Hobby Lobby plans to open a new store in La Quinta by Thanksgiving, just in time for the holiday shopping season.
Now some people are questioning a tax break involving the company that's created controversy by challenging part of the Affordable Care Act mandating birth control coverage.
Since the June Supreme Court Decision in favor of Hobby Lobby, the craft store became a rally point for the women's healthcare movement and local activists say that is no place for local government.
"I don't want them, I don't want them period," said Democratic activist Elle Kurpiewski.
The US Supreme Court ruled some for-profit companies don't have to provide certain forms of birth control if it's against their faith. People upset by the decision are starting to protest at the opening of any new Hobby Lobby stores.
"What they are really doing, is dictating to women, their biggest client by the way, what they can and can not do with their reproductive rights. It's offensive and I'm offended that the city put together this kind of a deal with them.
Under the agreement, 50 percent of sales tax generated from Hobby Lobby will go back into the shopping center for improvements. The developer, One Eleven La Quinta, will get up to $400,000 for landscaping, walkways connecting existing stores and installing a new light on Adams Street and Corporate Center Drive.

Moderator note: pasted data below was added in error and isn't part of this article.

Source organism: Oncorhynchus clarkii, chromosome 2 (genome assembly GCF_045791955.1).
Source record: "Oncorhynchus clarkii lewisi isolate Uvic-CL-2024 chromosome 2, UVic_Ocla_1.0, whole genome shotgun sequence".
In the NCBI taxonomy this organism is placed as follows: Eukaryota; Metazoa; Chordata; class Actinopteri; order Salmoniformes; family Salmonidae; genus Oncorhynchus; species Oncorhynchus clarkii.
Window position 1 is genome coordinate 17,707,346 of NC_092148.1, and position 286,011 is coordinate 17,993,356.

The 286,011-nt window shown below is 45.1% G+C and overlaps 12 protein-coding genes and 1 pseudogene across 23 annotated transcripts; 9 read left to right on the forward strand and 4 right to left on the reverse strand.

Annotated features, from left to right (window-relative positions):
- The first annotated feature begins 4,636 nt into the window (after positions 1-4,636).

"It does create jobs and revenue for the city. The building that is going up is a 54,000 square foot building that Hobby Lobby will be in and the developer is the one paying and building for that structure so that is why the agreement is with the developer," said La Quinta City Council member Linda Evans.
Evans says it's about encouraging growth in the city nothing more.
"We've had other agreements in place, it wasn't specific to Hobby Lobby. If another large store would be in there, the developer would be asking for a similar arrangement," said Evans.
Kurpiewski still takes issue, "Still it's using funds to help a company that wants to deny a portion of women's reproductive rights, that is offensive to every women that is in this community."
"The city has the right to bring anyone they want into the community, doesn't mean I have to shop there," said Kurpiewski.
This sales tax agreement was approved at La Quinta's City Council meeting Tuesday. It is not permanent,it will expire after $400,000 is generated or six years, which ever comes first.
If you would like to read the agreement click here.